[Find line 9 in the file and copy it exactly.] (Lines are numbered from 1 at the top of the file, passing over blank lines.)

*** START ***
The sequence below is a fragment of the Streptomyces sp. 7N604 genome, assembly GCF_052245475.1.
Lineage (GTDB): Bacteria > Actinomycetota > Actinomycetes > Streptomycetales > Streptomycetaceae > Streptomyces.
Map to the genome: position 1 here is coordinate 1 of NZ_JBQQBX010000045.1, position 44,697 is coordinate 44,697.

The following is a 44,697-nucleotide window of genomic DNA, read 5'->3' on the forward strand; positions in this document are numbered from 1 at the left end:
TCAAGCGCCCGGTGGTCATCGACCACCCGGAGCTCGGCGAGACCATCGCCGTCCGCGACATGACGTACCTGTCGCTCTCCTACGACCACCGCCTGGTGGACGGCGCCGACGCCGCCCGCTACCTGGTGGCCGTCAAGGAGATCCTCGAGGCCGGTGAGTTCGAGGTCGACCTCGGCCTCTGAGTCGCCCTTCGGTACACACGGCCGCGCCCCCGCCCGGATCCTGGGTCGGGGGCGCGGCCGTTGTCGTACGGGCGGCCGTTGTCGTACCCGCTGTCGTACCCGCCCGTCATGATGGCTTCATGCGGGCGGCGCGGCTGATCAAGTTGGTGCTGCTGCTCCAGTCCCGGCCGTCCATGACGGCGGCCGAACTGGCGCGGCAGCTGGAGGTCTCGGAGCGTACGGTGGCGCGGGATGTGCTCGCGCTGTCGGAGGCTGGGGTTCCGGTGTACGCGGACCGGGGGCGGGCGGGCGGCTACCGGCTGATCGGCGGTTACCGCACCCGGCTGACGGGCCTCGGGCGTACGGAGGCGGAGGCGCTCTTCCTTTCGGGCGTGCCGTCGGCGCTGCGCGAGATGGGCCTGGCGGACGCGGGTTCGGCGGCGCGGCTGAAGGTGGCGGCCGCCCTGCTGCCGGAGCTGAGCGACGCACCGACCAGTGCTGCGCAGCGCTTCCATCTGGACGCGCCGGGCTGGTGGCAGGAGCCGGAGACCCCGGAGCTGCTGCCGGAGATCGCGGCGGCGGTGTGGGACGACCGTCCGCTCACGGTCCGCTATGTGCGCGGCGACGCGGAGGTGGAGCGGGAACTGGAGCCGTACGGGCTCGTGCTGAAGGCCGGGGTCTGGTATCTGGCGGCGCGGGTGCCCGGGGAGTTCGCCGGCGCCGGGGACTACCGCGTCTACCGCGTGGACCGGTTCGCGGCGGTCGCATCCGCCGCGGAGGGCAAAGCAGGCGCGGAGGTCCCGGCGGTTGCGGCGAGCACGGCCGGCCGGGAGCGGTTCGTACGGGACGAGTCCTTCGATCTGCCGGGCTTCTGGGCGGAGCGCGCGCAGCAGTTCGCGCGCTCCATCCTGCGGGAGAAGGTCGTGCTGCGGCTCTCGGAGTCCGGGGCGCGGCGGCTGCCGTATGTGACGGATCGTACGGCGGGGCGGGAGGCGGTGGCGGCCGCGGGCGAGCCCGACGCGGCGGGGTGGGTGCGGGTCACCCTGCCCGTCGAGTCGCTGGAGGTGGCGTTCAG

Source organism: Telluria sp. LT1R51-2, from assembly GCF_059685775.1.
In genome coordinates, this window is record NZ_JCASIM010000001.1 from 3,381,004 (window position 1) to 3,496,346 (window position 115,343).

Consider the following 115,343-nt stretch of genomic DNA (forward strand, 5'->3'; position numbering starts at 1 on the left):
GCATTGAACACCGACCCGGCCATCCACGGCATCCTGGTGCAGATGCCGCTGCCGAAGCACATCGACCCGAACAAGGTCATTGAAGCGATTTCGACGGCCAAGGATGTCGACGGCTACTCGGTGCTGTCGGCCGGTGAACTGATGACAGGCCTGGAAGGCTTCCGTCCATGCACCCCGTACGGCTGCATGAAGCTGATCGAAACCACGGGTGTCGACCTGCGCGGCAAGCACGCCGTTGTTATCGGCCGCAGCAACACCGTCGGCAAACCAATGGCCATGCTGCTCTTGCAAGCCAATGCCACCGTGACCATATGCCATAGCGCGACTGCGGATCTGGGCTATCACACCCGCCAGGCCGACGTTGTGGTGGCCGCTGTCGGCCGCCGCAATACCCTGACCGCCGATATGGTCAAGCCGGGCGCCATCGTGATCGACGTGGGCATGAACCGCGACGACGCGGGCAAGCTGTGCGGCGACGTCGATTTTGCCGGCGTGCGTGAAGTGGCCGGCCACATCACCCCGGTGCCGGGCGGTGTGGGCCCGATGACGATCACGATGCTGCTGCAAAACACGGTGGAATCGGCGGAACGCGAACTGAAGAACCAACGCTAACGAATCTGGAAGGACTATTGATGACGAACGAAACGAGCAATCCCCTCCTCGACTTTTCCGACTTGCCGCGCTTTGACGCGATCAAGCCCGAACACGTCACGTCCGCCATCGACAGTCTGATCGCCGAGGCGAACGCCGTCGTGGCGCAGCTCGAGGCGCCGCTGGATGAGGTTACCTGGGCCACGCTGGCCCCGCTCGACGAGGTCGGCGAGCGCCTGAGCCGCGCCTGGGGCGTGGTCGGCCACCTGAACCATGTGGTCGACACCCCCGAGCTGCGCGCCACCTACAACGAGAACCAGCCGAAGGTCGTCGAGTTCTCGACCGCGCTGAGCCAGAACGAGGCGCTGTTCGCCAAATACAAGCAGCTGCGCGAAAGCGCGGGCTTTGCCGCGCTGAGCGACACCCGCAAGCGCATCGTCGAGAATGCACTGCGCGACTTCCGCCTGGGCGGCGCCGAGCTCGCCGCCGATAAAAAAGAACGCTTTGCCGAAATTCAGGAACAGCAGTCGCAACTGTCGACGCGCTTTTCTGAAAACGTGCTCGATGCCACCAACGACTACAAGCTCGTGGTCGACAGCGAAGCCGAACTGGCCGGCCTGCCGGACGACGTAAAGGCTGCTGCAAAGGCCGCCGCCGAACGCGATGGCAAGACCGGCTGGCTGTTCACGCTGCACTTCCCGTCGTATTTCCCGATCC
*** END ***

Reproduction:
GCATTGAACACCGACCCGGCCATCCACGGCATCCTGGTGCAGATGCCGCTGCCGAAGCACATCGACCCGAACAAGGTCATTGAAGCGATTTCGACGGCCAAGGATGTCGACGGCTACTCGGTGCTGTCGGCCGGTGAACTGATGACAGGCCTGGAAGGCTTCCGTCCATGCACCCCGTACGGCTGCATGAAGCTGATCGAAACCACGGGTGTCGACCTGCGCGGCAAGCACGCCGTTGTTATCGGCCGCAGCAACACCGTCGGCAAACCAATGGCCATGCTGCTCTTGCAAGCCAATGCCACCGTGACCATATGCCATAGCGCGACTGCGGATCTGGGCTATCACACCCGCCAGGCCGACGTTGTGGTGGCCGCTGTCGGCCGCCGCAATACCCTGACCGCCGATATGGTCAAGCCGGGCGCCATCGTGATCGACGTGGGCATGAACCGCGACGACGCGGGCAAGCTGTGCGGCGACGTCGATTTTGCCGGCGTGCGTGAAGTGGCCGGCCACATCACCCCGGTGCCGGGCGGTGTGGGCCCGATGACGATCACGATGCTGCTGCAAAACACGGTGGAATCGGCGGAACGCGAACTGAAGAACCAACGCTAACGAATCTGGAAGGACTATTGATGACGAACGAAACGAGCAATCCCCTCCTCGACTTTTCCGACTTGCCGCGCTTTGACGCGATCAAGCCCGAACACGTCACGTCCGCCATCGACAGTCTGATCGCCGAGGCGAACGCCGTCGTGGCGCAGCTCGAGGCGCCGCTGGATGAGGTTACCTGGGCCACGCTGGCCCCGCTCGACGAGGTCGGCGAGCGCCTGAGCCGCGCCTGGGGCGTGGTCGGCCACCTGAACCATGTGGTCGACACCCCCGAGCTGCGCGCCACCTACAACGAGAACCAGCCGAAGGTCGTCGAGTTCTCGACCGCGCTGAGCCAGAACGAGGCGCTGTTCGCCAAATACAAGCAGCTGCGCGAAAGCGCGGGCTTTGCCGCGCTGAGCGACACCCGCAAGCGCATCGTCGAGAATGCACTGCGCGACTTCCGCCTGGGCGGCGCCGAGCTCGCCGCCGATAAAAAAGAACGCTTTGCCGAAATTCAGGAACAGCAGTCGCAACTGTCGACGCGCTTTTCTGAAAACGTGCTCGATGCCACCAACGACTACAAGCTCGTGGTCGACAGCGAAGCCGAACTGGCCGGCCTGCCGGACGACGTAAAGGCTGCTGCAAAGGCCGCCGCCGAACGCGATGGCAAGACCGGCTGGCTGTTCACGCTGCACTTCCCGTCGTATTTCCCGATCC